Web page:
Combining Arm'S-Length and Control-Oriented Finance Evidence from Main Bank Relationships in Sweden
Comparative Corporate Governance: The State of the Art and Emerging Research, Ed. Klaus J. Hopt, Hideki Kanda, Mark J. Roe, Eddy Wymeersch, and Stefan Prigge, Clarendon Press, Oxford 1998
Posted: 1 Oct 1999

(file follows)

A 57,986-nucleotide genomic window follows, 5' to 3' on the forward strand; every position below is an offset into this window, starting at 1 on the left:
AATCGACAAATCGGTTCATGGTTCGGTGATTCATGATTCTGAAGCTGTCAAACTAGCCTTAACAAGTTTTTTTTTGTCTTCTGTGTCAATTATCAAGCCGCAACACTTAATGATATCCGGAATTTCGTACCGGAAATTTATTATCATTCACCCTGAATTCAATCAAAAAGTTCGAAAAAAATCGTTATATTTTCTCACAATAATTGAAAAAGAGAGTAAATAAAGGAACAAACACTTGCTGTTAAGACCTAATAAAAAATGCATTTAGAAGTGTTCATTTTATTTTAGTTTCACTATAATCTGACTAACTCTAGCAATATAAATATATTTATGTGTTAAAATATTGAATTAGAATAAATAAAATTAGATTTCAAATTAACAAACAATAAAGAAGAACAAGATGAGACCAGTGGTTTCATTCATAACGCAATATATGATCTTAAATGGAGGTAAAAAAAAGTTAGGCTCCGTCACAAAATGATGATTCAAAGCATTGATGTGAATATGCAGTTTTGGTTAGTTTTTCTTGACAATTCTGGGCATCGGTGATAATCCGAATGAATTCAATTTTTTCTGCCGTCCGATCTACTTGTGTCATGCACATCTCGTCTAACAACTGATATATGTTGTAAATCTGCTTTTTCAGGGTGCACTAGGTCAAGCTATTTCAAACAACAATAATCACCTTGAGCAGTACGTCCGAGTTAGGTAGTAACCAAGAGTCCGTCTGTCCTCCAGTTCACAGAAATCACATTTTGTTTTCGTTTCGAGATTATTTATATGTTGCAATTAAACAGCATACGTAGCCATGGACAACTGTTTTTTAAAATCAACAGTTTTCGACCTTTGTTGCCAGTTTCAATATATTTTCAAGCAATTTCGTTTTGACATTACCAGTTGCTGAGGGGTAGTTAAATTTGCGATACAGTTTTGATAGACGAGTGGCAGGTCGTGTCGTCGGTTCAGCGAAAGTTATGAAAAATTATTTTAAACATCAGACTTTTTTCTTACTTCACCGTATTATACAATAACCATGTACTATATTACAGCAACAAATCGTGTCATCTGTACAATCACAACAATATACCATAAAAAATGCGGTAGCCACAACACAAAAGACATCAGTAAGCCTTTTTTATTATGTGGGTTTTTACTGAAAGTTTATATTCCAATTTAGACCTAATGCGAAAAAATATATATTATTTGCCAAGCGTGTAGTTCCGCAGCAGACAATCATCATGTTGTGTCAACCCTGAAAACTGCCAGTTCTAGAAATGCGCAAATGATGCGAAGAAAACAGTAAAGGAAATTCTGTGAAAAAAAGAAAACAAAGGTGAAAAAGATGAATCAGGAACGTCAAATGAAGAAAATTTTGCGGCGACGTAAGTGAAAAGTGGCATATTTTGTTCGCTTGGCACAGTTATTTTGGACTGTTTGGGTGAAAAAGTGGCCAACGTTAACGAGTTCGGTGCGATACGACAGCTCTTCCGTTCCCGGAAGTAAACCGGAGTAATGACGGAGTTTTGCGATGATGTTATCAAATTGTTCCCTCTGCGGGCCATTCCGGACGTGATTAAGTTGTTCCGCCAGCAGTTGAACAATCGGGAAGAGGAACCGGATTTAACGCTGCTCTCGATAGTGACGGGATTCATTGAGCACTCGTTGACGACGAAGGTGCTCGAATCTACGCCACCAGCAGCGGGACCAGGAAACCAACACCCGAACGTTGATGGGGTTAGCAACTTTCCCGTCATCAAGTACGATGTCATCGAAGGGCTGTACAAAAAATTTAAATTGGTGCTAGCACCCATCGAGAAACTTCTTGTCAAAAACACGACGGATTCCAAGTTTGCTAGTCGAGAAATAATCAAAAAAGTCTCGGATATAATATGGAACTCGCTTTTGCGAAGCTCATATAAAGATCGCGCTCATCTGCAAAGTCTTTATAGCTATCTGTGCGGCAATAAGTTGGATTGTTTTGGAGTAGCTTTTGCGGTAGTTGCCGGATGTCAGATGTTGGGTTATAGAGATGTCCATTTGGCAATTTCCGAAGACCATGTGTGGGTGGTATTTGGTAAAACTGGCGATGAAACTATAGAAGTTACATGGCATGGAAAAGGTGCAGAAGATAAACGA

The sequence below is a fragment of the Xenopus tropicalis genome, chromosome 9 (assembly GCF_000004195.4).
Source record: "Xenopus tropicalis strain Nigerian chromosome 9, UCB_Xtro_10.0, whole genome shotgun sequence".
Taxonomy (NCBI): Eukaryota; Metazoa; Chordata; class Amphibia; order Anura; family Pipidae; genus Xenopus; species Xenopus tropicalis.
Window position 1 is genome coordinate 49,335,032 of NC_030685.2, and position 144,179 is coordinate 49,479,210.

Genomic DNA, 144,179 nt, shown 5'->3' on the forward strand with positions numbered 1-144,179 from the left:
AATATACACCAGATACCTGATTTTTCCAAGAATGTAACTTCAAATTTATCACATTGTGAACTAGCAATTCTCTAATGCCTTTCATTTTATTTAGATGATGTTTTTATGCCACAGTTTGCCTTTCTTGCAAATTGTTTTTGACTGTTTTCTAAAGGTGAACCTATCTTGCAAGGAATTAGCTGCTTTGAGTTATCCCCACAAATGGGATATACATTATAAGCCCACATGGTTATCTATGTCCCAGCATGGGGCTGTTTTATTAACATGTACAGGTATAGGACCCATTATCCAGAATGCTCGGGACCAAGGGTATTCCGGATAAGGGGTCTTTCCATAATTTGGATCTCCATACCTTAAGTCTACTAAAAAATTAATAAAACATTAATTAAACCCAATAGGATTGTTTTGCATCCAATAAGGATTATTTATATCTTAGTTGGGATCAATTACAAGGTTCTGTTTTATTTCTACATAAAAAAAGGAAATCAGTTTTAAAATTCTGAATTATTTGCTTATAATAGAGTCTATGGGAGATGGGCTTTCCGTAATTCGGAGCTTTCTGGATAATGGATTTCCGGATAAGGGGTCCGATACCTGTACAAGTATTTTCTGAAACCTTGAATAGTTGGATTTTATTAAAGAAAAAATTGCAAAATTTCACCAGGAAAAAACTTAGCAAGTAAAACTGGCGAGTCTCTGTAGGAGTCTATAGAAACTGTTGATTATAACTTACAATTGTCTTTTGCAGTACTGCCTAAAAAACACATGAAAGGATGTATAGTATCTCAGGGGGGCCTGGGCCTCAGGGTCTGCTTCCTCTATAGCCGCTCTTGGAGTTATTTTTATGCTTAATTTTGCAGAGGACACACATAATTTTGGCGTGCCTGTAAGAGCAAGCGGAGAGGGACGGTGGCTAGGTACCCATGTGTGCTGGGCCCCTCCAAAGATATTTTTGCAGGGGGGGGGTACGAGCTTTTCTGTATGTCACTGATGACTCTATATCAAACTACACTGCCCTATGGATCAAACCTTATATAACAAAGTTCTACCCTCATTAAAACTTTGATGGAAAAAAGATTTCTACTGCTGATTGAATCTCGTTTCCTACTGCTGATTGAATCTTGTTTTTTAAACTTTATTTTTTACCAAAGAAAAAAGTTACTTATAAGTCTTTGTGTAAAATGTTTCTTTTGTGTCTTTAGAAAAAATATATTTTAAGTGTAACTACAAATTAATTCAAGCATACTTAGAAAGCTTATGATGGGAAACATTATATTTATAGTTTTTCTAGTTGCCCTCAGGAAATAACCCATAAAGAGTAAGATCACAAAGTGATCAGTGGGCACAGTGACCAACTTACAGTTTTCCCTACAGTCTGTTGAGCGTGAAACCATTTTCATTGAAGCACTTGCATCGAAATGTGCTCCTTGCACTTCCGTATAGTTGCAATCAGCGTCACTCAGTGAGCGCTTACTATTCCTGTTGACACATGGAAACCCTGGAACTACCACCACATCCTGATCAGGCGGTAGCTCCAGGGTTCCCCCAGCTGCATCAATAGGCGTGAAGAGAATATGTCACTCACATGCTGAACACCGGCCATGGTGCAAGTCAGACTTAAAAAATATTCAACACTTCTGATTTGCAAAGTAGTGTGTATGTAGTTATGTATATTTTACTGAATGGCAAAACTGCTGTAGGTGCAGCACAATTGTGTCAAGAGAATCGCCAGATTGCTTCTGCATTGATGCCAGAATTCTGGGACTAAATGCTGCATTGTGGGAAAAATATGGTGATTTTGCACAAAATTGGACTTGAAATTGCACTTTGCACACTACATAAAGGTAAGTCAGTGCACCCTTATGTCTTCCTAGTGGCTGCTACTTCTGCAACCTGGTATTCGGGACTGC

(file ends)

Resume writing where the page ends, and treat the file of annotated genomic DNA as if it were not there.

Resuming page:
The close and stable relationships between the large commercial banks and non-financial corporations in Sweden came under severe strain over the last decade. The financial system experienced wide-ranging financial deregulation and a rapid expansion of bank lending followed by a dramatic banking crisis and a severe contraction of credits. Using detailed, confidential, and internationally unique data on individual credit contracts, this paper documents the main bank relationships and their evolution during this period. The main findings are: (1) firms continue to rely on a single dominant bank lender throughout the period; (2) the turnover of main bank relationships increases dramatically; (3) the level of bank exposure in individual firms jumps as a result of both higher credit volumes and falling collateralization of credits; (4) many firms establish a second, underutilized, credit facility with another bank; (5) main banks have less collateral than these side banks; and (6) main banks have substantial ownership of equity in borrower firms through related institutions. The strong link between lending and such indirect equity ownership is perhaps the most striking aspect of the Swedish main bank arrangement, and equity holdings are important in sustaining these relationships.
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